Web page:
The multifaceted omnipresent dangers to the United States transcend nuclear terrorism. Economic degradation is compounding social problems and creating deep political fissures within the country. Our countries fractured culture is being exploited by powerful self serving interests. A cabal of corporate elites equate national security with their economic well being. They employ armies of lobbyists and ply multi-channel media platforms to stoke fear and division to advance their narrow interests. Usually at the expense of supporting initiatives that address the complex threats that weigh on the security of the country. These special interests attack programs that stabilize social safety nets. They finance expensive media campaigns condemning aid for local government fiscal stability, universal health care, meaningful environmental policy, expanded funding for public education, infrastructure improvements, support for trade unions, job creation programs and social assistance programs. The well being of our people is the basis of our national prosperity. The sources of social instability remain strong and continue to grow. The recession, a jobless rate of 10%, 4 million foreclosed homes, 30 million citizens unable to have access to affordable health care, failing school systems, bulging prison systems and environmental degradation represent a greater threat to national security then 100 al-Qaeda fighters holed up in an ice cave in the Tora Bora tribal regions.
No doubt the United States was attacked by terrorists enjoying protection of a friendly regime in Afghanistan. On 9/11 I witnessed first hand the horror of fellow countrymen jumping to their deaths from the upper floors of the World Trade Center. Moments later as I stood in front of Trinity Church I escaped the pyroclastic cloud of the falling South Tower through a revolving door on Wall Street. I understand the irrational hatred terrorists harbor in their hearts and the devastating consequences of their insane acts. They are a cancer that must be eradicated.
Mr. Obama, has stated that the Afghan insurgency enjoys no popular support. Afghanistan has a long memory and a longer history of a people subjected to the designs of imperial powers and foreign invaders since the time of Genghis Khan. The resistance to foreign occupation by the Afghani’s is legendary. From the massacre of Elphinstone’s Army trying to escape blood thirsty tribes through the Khyber Pass, to the Soviets disgraceful retreat from the hail of Stinger Missiles supplied by the United States; it now may be our time for a ride in this horrible wheel barrel.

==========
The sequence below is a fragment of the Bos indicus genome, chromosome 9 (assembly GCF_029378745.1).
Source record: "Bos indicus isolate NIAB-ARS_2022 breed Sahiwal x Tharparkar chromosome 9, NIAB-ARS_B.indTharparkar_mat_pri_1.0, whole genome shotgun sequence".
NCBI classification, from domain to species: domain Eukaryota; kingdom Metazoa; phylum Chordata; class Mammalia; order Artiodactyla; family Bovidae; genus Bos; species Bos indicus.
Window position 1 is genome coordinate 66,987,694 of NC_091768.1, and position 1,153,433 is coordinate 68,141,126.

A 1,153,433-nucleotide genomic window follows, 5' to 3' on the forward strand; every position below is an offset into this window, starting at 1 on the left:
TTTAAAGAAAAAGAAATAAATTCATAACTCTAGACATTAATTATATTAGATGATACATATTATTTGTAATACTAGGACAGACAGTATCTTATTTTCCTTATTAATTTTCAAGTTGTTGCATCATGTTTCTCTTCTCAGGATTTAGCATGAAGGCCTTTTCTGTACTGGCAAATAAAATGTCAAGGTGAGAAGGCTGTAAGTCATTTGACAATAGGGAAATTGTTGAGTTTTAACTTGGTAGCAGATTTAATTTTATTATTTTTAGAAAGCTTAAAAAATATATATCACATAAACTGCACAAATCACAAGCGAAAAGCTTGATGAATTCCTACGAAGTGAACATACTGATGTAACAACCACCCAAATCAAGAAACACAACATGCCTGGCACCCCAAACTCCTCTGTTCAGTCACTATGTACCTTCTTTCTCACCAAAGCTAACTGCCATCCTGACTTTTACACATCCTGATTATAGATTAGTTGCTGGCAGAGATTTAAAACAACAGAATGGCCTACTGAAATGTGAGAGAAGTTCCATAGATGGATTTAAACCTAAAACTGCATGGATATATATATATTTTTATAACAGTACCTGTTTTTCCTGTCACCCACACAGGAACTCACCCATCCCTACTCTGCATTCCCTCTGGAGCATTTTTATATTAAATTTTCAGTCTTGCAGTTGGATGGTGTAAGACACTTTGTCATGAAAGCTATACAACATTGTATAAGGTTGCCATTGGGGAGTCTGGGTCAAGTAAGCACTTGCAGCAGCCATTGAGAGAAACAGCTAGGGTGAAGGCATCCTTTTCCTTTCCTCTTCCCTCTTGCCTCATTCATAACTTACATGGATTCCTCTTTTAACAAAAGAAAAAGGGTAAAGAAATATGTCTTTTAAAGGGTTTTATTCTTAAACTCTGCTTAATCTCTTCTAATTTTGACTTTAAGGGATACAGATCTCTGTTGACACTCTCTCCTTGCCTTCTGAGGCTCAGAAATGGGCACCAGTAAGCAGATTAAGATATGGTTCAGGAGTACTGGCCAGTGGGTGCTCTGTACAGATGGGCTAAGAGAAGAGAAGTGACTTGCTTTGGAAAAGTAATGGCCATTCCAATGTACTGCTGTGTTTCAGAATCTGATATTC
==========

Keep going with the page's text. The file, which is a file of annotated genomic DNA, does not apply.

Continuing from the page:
Afghanistan is a region of the globe where the great powers and trends of history clash. It is a vortex of a turbulent maelstrom that brings the powers of China, Russia, India and Islam into a volatile mix. The forces of national interests and modernity is held at bay by tribesmen toting WWII rifles, expedient tribal allegiances and ancient codes of honor. Why doesn’t China and India have a more prominent role in ending this conflict? It is in their geopolitical interest. Better let the United States send its nations finest young people to chase phantoms and fight in the endless canyons of the Hindu Kush; while Chindia builds their economies at home and forge new alliances abroad. Perhaps they hope that this war could be the Pax Americana’s Waterloo?
Mr. Obama quoted from Dr. Martin Luther Kings Nobel acceptance speech, stating, “Violence never brings permanent peace. It solves no social problem: it merely creates new and more complicated ones.” This above all else may prove to be the most prophetic and ironic truth to Mr. Obama’s war.
The United States cannot afford this war. It is a distraction. It weakens us. National security is more then a well provisioned and gallant army. A nations strength and its ultimate security is based on an enlightened, well fed, healthy and industrious people.
Mr. Obama acknowledged his indebtedness to those that went before him. He stated that, Mahatma Gandhi, George Marshall, Albert Schweitzer, Martin Luther King Jr. and Nelson Mandela are worthy figures that we should emulate. Their greatness showed us that a better path must be chosen if we are to progress as a people. Their choices and examples of leadership were not based on expediency and some came at terrible cost. The pathway of war is worn and old. The world is much too weary from the familiar journey. Its time to choose a better path. End the war now Mr. Obama. Bring the troops home.
You Tube Music Video: Mormon Tabernacle Choir, Battle Hymn of the Republic